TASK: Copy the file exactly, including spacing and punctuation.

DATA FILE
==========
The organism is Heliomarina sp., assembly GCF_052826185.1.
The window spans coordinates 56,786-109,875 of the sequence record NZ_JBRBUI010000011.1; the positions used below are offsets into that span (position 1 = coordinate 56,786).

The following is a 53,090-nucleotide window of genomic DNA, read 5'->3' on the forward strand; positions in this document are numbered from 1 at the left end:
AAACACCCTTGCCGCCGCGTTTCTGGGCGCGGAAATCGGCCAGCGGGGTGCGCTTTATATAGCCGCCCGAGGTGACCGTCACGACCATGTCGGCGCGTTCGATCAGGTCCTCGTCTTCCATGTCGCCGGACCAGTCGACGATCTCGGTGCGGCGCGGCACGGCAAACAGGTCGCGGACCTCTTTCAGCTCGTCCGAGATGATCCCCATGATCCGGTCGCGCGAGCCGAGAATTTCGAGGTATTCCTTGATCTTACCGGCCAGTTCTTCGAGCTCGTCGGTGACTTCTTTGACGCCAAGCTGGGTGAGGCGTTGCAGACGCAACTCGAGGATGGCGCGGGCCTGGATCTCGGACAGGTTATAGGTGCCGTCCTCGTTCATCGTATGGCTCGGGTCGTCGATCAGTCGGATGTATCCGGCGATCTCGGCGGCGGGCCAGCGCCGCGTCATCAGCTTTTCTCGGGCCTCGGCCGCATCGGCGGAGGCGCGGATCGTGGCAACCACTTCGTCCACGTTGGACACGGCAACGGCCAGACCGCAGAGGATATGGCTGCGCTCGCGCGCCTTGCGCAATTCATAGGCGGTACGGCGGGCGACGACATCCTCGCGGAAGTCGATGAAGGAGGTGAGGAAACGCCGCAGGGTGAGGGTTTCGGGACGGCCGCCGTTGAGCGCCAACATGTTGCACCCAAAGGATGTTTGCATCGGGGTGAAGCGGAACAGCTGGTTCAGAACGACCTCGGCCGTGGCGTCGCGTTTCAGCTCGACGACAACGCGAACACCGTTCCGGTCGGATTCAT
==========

The organism is Heliomarina sp., assembly GCF_052826185.1.
The window spans coordinates 56,786-109,875 of the sequence record NZ_JBRBUI010000011.1; the positions used below are offsets into that span (position 1 = coordinate 56,786).

The following is a 53,090-nucleotide window of genomic DNA, read 5'->3' on the forward strand; positions in this document are numbered from 1 at the left end:
AAACACCCTTGCCGCCGCGTTTCTGGGCGCGGAAATCGGCCAGCGGGGTGCGCTTTATATAGCCGCCCGAGGTGACCGTCACGACCATGTCGGCGCGTTCGATCAGGTCCTCGTCTTCCATGTCGCCGGACCAGTCGACGATCTCGGTGCGGCGCGGCACGGCAAACAGGTCGCGGACCTCTTTCAGCTCGTCCGAGATGATCCCCATGATCCGGTCGCGCGAGCCGAGAATTTCGAGGTATTCCTTGATCTTACCGGCCAGTTCTTCGAGCTCGTCGGTGACTTCTTTGACGCCAAGCTGGGTGAGGCGTTGCAGACGCAACTCGAGGATGGCGCGGGCCTGGATCTCGGACAGGTTATAGGTGCCGTCCTCGTTCATCGTATGGCTCGGGTCGTCGATCAGTCGGATGTATCCGGCGATCTCGGCGGCGGGCCAGCGCCGCGTCATCAGCTTTTCTCGGGCCTCGGCCGCATCGGCGGAGGCGCGGATCGTGGCAACCACTTCGTCCACGTTGGACACGGCAACGGCCAGACCGCAGAGGATATGGCTGCGCTCGCGCGCCTTGCGCAATTCATAGGCGGTACGGCGGGCGACGACATCCTCGCGGAAGTCGATGAAGGAGGTGAGGAAACGCCGCAGGGTGAGGGTTTCGGGACGGCCGCCGTTGAGCGCCAACATGTTGCACCCAAAGGATGTTTGCATCGGGGTGAAGCGGAACAGCTGGTTCAGAACGACCTCGGCCGTGGCGTCGCGTTTCAGCTCGACGACAACGCGAACACCGTTCCGGTCGGATTCAT